- Network storage devices
- Network M2M elements such as telecommunications 4G HLR and SLR devices
- Network mobile elements such as laptops, tablets, and cell phones
- Network media, such as Ethernet and Fibre Channel
The following is a survey of common network virtualization scenarios and examples of vendor implementation of these scenarios.
External network virtualization
Some vendors offer external network virtualization, in which one or more local networks are combined or subdivided into virtual networks, with the goal of improving the efficiency of a large corporate network or data center. The key components of an external virtual network are the VLAN and the network switch. Using VLAN and switch technology, the system administrator can configure systems physically attached to the same local network into different virtual networks. Conversely, VLAN technology enables the system administrator to combine systems on separate local networks into a VLAN spanning the segments of a large corporate network.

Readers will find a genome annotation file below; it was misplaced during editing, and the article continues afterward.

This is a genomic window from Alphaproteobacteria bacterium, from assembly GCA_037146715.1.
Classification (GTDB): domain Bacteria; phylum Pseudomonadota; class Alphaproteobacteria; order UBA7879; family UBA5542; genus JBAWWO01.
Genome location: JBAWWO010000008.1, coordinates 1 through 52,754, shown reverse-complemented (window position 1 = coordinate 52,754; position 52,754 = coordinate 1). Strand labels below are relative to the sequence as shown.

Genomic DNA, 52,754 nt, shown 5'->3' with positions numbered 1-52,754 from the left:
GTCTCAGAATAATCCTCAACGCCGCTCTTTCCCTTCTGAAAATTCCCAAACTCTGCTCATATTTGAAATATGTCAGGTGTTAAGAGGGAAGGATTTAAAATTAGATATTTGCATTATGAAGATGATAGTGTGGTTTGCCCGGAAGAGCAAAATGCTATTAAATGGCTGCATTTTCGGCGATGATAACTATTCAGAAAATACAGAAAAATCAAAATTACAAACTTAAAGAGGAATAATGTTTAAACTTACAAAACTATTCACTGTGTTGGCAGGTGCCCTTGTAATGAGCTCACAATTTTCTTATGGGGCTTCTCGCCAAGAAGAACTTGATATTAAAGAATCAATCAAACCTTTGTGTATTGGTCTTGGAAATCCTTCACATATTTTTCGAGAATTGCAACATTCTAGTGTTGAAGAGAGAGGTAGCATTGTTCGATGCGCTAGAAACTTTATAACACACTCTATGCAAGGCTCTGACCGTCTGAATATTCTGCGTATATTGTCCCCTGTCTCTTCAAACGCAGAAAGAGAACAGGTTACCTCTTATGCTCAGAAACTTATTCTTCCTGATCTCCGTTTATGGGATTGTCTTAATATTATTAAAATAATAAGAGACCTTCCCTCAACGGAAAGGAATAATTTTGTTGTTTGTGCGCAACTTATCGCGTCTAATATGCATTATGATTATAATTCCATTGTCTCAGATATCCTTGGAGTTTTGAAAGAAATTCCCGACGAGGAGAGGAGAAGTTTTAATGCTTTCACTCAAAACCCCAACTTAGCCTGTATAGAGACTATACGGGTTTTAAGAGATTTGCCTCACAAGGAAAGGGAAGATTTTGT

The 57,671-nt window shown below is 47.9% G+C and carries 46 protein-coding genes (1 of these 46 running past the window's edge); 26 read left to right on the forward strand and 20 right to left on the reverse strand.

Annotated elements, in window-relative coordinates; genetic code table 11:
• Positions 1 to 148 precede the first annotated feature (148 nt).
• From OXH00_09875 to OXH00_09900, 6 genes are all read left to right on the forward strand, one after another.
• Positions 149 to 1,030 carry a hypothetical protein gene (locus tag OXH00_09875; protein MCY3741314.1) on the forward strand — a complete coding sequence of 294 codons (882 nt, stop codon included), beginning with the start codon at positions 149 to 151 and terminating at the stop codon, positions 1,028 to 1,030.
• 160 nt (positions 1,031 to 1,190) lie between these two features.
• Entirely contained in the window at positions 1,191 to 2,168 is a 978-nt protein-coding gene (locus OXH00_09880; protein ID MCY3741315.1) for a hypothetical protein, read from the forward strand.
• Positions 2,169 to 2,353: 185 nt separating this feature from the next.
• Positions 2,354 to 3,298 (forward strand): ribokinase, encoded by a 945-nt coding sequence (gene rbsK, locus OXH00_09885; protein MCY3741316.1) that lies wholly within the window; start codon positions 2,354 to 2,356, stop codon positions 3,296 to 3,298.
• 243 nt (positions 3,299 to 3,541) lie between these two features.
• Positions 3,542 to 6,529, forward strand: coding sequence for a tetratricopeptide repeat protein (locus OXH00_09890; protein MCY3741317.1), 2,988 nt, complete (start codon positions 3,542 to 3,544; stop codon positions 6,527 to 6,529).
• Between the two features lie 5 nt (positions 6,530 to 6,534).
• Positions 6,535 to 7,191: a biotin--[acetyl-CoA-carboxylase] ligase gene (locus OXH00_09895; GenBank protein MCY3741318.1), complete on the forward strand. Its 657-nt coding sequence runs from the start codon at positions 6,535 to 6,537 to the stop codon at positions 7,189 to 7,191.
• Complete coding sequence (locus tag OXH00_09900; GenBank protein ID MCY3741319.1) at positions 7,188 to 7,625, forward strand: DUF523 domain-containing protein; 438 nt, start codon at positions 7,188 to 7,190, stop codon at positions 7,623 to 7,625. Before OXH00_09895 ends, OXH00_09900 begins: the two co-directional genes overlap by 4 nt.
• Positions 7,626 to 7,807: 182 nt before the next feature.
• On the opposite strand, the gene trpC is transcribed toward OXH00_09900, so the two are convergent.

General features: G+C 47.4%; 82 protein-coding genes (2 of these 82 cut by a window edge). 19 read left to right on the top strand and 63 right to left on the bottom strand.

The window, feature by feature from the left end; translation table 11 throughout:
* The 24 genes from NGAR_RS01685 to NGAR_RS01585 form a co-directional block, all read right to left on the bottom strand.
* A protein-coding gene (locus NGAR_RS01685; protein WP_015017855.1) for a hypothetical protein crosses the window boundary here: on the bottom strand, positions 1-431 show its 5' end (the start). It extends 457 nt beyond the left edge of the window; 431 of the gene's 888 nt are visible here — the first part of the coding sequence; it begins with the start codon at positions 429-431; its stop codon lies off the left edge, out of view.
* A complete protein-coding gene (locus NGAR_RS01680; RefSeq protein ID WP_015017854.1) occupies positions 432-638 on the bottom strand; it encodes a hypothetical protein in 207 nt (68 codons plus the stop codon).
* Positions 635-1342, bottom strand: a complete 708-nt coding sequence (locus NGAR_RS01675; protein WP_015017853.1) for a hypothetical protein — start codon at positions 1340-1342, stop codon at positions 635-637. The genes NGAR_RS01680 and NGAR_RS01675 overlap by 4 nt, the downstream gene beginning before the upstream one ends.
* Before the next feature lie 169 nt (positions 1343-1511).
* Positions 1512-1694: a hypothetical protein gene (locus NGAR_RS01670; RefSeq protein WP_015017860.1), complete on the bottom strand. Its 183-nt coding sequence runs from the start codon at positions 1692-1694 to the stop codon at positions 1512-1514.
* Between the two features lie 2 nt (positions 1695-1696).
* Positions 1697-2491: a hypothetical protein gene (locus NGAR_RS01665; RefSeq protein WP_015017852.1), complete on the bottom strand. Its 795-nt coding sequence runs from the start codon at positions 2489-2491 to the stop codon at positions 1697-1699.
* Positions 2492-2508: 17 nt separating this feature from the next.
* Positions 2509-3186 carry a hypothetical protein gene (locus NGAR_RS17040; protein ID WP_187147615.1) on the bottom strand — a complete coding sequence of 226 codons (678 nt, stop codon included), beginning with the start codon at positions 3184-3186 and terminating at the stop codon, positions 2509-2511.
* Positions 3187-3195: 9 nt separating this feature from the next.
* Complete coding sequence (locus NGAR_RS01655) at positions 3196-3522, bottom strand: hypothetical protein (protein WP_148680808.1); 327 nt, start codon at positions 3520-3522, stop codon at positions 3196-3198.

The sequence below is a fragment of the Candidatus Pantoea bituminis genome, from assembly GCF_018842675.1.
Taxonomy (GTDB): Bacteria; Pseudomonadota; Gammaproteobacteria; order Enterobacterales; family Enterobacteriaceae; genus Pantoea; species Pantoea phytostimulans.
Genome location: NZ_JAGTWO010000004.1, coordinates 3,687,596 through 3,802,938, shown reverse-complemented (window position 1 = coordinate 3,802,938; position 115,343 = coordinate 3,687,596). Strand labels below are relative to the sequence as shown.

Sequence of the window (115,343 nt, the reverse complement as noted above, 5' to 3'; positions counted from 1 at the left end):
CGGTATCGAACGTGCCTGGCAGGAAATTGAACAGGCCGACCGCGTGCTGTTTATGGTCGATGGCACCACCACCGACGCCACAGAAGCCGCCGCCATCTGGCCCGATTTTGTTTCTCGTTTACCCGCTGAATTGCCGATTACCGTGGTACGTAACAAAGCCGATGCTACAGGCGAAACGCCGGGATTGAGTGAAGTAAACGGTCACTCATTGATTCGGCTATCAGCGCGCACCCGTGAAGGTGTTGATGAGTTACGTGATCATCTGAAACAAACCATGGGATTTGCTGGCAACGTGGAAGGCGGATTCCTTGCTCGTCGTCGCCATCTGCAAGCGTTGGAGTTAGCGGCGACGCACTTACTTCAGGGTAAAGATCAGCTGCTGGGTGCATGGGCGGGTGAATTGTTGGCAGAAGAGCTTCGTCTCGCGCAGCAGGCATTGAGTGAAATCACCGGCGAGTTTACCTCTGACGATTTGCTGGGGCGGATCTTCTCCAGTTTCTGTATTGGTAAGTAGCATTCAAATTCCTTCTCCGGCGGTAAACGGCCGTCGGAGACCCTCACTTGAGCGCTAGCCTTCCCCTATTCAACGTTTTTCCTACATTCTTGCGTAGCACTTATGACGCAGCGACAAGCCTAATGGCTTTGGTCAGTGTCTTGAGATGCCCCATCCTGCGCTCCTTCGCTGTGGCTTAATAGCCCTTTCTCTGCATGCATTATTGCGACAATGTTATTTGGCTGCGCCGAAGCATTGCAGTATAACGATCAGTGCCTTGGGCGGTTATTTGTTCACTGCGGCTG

Internal network virtualization
Other vendors offer internal network virtualization. Here a single system is configured with containers, such as the Xen domain, combined with hypervisor control programs or pseudo-interfaces such as the VNIC, to create a "network in a box." This solution improves overall efficiency of a single system by isolating applications to separate containers and/or pseudo interfaces.
Examples of internal network virtualization
Citrix and Vyatta have built a Virtual Network Stack combining Vyatta's routing, firewall and IPsec VPN functionality with Citrix Netscaler load balancer, Branch Repeater WAN optimization and Access Gateway SSL VPN. The vNetworkStack project is defining entire virtualized network architectures for branch offices, datacenters and cloud computing environments.